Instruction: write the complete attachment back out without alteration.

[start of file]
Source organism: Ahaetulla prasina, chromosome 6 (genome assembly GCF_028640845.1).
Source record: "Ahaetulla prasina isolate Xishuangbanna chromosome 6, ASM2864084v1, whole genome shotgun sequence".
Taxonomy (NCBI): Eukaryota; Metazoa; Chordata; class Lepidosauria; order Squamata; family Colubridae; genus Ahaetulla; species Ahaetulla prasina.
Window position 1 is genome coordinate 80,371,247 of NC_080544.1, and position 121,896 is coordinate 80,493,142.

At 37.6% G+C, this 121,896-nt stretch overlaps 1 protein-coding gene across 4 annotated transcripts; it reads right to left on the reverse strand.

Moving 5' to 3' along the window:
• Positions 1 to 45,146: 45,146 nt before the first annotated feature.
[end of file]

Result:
Source organism: Ahaetulla prasina, chromosome 6 (genome assembly GCF_028640845.1).
Source record: "Ahaetulla prasina isolate Xishuangbanna chromosome 6, ASM2864084v1, whole genome shotgun sequence".
Taxonomy (NCBI): Eukaryota; Metazoa; Chordata; class Lepidosauria; order Squamata; family Colubridae; genus Ahaetulla; species Ahaetulla prasina.
Window position 1 is genome coordinate 80,371,247 of NC_080544.1, and position 121,896 is coordinate 80,493,142.

At 37.6% G+C, this 121,896-nt stretch overlaps 1 protein-coding gene across 4 annotated transcripts; it reads right to left on the reverse strand.

Moving 5' to 3' along the window:
• Positions 1 to 45,146: 45,146 nt before the first annotated feature.